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Press Start: Lead an Empowered Life as a Clinical Laboratorian

New Year's Resolutions

Published January 7, 2009 3:17 PM by Glen McDaniel
It is a brand new year and everyone is talking about their resolutions to be better, slimmer, healthier, more assertive, free of excessive baggage, better paid and all round closer to their vision of an ideal self.

Looking back over some articles I had written a few years ago, I saw one about New Year's resolutions and realized that my view of resolutions has not changed much.

I no longer make New Year's resolutions. Let me explain: most resolutions, though made with the best of intentions, go the way of the woolly mammoth--they become extinct before the year is half-way through. Also, there is something a little desperate and faddish about joining everyone else in a pledge to change on this one day. I neither like setting myself up for failure, nor do I like group-think.

However, as a profession, I think we would do well to deliberately resolve to do the following (taken partially from that article):

Reminisce. It is enlightening, humbling and encouraging to look back and see how far we have come. Today's laboratorian has many more tools at his or her disposal. They can accomplish a lot more, and in less time; but that all this progress grew out of a proud and dignified past typified by skill, initiative and determination.

Advertise. I suggest that this year you take every opportunity to educate and advertise; brag about our fine profession. It is neither modest nor noble to simply bewail the ignorance of others about our profession, while we do nothing to change that image. We ought to proactively seize every chance to advertise.

Get involved. Equally as important as telling what we do is advocating for a more visible, viable role in our wider workplace and in society as a whole.

Innovate. Management guru, Peter Drucker (1998) claims that "Every organization, not just business, needs one core competency-innovation." As competitive as healthcare is these days, as little as we have to work with, it behooves us to increase efficiency while we add value to our customers (physicians and patients). We can do this by offering to be bolder or more innovative. In fact, the mantra might well be "innovate or die."

Take care of yourself. So much of what we perceive in our professional lives is colored by what is happening outside the workplace. One lesson I have learned the hard way is that no job is worth destroying your psyche, your peace of mind, sense of self or family. It is radically important to be able to blow off steam, bounce ideas around and unwind from a stressful day.  

I urge you to find something that resonates for you--running, listening to music, cooking, dancing, meditation, whatever--and regularly indulge in that activity. So important is balance for mental health that I believe in scheduling downtime if that is what it takes to make it seem important and valid enough to accomplish each day.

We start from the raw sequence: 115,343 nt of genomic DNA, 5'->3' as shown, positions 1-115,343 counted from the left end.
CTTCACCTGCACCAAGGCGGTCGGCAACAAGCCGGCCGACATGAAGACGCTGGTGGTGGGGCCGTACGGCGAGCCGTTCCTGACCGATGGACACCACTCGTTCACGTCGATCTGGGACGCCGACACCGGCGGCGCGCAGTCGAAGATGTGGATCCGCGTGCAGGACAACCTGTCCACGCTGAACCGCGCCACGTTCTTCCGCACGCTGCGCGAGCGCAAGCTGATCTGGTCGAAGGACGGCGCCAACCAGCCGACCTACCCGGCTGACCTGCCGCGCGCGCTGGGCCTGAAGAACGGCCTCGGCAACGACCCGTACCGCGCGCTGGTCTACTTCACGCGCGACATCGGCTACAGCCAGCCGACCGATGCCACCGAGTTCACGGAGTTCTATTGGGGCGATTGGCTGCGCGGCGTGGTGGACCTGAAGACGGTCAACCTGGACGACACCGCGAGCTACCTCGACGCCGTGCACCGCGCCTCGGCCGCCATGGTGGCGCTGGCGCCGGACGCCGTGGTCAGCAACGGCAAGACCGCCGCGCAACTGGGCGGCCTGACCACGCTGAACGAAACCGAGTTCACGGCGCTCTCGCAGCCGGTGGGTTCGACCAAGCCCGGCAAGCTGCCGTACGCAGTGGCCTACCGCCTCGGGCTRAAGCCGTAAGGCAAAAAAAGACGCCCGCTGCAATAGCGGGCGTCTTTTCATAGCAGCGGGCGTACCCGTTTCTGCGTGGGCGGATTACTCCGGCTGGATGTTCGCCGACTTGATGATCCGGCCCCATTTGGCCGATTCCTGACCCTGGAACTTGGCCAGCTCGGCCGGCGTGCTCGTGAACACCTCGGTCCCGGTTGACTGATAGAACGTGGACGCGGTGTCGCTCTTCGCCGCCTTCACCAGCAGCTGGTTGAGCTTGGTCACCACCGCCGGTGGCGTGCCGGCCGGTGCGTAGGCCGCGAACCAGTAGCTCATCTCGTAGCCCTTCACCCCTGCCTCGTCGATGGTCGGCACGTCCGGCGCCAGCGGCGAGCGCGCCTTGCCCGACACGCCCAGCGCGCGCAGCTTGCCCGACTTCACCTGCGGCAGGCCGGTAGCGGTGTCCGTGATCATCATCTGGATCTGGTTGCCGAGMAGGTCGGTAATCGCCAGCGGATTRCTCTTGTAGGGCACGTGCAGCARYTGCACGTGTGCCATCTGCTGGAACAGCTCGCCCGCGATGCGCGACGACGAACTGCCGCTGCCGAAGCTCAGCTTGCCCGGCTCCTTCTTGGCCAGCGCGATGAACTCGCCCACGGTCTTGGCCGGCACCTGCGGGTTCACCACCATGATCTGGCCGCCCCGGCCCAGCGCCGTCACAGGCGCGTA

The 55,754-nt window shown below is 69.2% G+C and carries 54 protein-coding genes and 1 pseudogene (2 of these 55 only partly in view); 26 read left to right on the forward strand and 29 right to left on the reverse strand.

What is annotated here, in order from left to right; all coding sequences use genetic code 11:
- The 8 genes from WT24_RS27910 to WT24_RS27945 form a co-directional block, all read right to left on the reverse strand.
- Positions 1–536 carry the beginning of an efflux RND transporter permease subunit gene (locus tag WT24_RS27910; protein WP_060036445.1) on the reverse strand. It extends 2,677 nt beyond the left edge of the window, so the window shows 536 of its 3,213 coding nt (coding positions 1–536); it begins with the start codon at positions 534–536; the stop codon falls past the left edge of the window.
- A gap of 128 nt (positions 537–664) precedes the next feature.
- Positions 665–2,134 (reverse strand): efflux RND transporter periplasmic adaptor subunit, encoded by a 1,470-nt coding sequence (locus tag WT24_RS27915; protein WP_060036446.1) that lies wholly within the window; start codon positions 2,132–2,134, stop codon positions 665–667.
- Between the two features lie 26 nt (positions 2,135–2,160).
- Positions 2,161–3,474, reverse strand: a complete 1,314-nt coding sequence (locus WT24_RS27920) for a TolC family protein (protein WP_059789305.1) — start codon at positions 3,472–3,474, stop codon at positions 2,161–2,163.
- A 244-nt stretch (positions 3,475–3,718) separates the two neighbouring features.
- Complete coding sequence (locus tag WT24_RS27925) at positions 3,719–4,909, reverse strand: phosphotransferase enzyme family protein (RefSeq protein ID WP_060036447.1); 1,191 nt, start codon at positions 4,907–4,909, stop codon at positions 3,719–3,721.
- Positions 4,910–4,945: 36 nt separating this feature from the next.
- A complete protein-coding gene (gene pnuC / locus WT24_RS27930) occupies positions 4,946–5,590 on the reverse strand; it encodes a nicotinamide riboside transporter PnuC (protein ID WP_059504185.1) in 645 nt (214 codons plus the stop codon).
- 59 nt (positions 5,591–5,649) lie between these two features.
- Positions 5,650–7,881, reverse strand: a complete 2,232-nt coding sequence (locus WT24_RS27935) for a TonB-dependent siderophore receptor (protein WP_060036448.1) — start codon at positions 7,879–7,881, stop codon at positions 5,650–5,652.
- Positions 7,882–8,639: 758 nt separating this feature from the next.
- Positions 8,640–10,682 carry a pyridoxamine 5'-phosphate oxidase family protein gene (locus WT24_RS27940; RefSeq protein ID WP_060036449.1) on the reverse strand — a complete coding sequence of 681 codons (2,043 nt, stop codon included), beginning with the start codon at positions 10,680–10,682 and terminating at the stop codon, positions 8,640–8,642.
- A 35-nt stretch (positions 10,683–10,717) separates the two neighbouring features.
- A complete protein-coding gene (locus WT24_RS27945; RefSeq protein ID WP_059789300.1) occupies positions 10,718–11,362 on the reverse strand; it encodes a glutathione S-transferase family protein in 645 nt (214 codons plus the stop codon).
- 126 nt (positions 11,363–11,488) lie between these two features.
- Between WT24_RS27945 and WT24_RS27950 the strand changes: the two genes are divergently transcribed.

Without this sense of balance one can easily lose the equanimity that is needed to function effectively at work.

Have a phenomenal 2009!


The year is winding down and it is traditional to start looking forward to the next year. This is the

December 26, 2014 12:55 PM


It does my heart good to read your comments. Good for you! Years ago, I even had a difficult time with my own family who variously called me a "lab tech", "med tech" and "someone who works in a lab." One uncle even caled me a "lab doctor" because that made more sense to him-and possibly sounded more prestigious.

I would stop the proceedings even at Thanksgiving dinner until everyone got my title and my job right. It became somewhat of a joke as I wore the family down one by one. Over time my siblings and parents voluntarily joined in until all the family friends knew what a clinical lab scientist does.

During my years as a hospital COO, I was proud to state my background as a CLS. Even now, as I do consulting or have reason to be among health care executives, I NEVER say "I worked in the lab". I always  something like " I am a clinical lab scientist by training" or "my undergrad degree is in clinical lab science". When I volunteer for civic organizations, I try to slip that in with as much ease as someone would say " I am a nurse".

I know I have in the past driven it into people's heads with a blunt instrument, but now, I just try to sort of slip it in, even to deliberately get the question "what does a CLS do?". I use all those as teachable moments to enlighten whoever want to listen-and even a few who dont.

Oh, and I never, ever say "I USED to be a clinical lab scientist" or "I WORKED in the lab". Those are also pet peeves of mine because I think they minimize the significance of the profession.

Glen McDaniel January 7, 2009 10:21 PM

Recently I went to my sons sixth grade class and when I "brag" about what I do I always start out by asking the audience "you know what I doctor does.....rightl" and of course everyone nods their head.  I then ask "you know what a nurse does.......right" and again everyone nods their heads.  I follow this question by "so what does a Clinical Laboratory Scientist do?"  The answer 99% of the time is silence.  As much as I would love to stand on top of a mountain and shout to the world about how much I love doing what I do for a living I have to start with smaller audience and hopefully one day I can reach the world.

Karen, Clincial Laboratory Science - Education Coordinator, UND January 7, 2009 8:37 PM
Grand Forks ND

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